At Adelphi, the five-hour biochemistry lab run by Professor Brian Stockman, Ph.D., is capped at 12 students who are divided into three or four groups and conduct their own, customized research projects.

Undergraduate science labs often have upward of 20 students, all following premade experiments, with no opportunity to conduct their own research.

But at Adelphi, the five-hour biochemistry lab run by Associate Professor and Department Chair Brian Stockman, Ph.D., is capped at 12 students who are divided into three or four groups and conduct their own customized research projects.

“I have four minilabs going at once that are completely different from each other,” said Dr. Stockman. “If you had 24 students in the lab, it would be impossible to do individualized work like that.”

This year, Dr. Stockman received one of Adelphi’s first Dean’s Student Circle Outstanding Mentor Awards. The award, presented by the College of Arts and Sciences Dean’s Student Circle Awards winners, honors professors who have had a profound impact on students’ academic careers.

Since students are devising their own experiments, they often don’t know what’s going to happen. They learn by testing their ideas instead of following a proven formula.

“I call it guided autonomy,” Dr. Stockman said. “It turns students into problem solvers so they have to think about something instead of following a recipe. You’re teaching them to get used to ambiguity.”

Each research project involves purifying a protein. Groups pick their protein, research how to purify it and devise a practical approach for purifying it in the classroom lab.

“Having that five-hour block of time every week with a small group of students allows me to work with them and give them the chance to critically think through what they’re doing,” Dr. Stockman said.

As former student Walace Kierulf-Vieira noted, “We learned how to work independently. It was the first time I’ve had so much freedom in a laboratory course.”

Dr. Stockman personalizes each experience by helping groups select proteins that are relevant to their chosen fields of study. For example, for a group of three pre-dental students, he’ll recommend researching an enzyme that organisms use to degrade starch, which can help students better understand how cavities form.

“As an aspiring dentist, taking Dr. Stockman’s class has given me the skills I need to be successful in the future,” said Julia Persaud, a former student who is now Dr. Stockman’s teaching assistant and a member of his on-campus research group. “I learned how to study and apply the material we learned into practice.”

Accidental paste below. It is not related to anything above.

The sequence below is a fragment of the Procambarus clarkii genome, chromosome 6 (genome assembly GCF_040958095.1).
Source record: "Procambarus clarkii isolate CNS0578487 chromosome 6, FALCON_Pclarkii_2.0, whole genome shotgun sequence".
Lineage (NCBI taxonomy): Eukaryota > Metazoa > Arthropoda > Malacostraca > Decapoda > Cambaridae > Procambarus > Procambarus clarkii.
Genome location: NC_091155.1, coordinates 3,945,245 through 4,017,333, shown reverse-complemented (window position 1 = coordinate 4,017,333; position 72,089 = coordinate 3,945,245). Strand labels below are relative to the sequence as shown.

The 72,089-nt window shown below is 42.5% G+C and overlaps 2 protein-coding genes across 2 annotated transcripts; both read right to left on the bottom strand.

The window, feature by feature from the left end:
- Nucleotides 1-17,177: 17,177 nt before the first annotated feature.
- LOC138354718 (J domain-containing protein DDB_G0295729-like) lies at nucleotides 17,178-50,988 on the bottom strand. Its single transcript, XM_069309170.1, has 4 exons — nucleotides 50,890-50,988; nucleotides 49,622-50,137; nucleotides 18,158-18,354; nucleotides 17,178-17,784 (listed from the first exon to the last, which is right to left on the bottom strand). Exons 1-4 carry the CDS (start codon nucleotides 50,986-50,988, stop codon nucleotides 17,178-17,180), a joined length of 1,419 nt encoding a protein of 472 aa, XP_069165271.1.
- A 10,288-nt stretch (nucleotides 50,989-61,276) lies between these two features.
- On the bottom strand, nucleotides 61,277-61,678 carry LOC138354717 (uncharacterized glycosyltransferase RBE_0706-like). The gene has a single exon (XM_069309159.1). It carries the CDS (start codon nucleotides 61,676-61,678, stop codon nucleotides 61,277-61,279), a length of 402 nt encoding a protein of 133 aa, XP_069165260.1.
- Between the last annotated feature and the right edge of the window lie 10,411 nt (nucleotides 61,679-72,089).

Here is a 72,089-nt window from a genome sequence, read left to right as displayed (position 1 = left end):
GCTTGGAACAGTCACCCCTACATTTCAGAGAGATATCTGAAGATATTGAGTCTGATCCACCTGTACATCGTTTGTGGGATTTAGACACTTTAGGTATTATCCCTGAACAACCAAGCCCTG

Outside of the classroom, Dr. Stockman leads an on-campus research group of undergraduate students who conduct experiments and publish papers in peer-reviewed journals. The group received a grant of more than $300,000 from the National Institutes of Health in 2017 to continue their research of trichomoniasis, a sexually transmitted disease that is becoming resistant to certain drugs. Their research could help develop new methods for treating the disease.

Still, students don’t have to join the research group to begin publishing papers. Dr. Stockman taught an advanced biochemistry course in Spring 2012 with five students who designed their own protein that would bind to zinc. They used a molecular modeling software to plan the design and then sent it off to a third party to have it synthesized. After the process was completed, Dr. Stockman and the students wrote a paper, “Design and Characterization of a Zn2+-Binding Four-Helix Bundle Protein in the Biophysical Chemistry Laboratory,” which was published in the Journal of Chemical Education in 2014.

“The success of that project was one of the driving forces for me to introduce the team project approach to the biochemistry lab in Fall 2012,” Dr. Stockman said. “This is the seventh year now for the team projects, and those afternoons are the best part of my week.”

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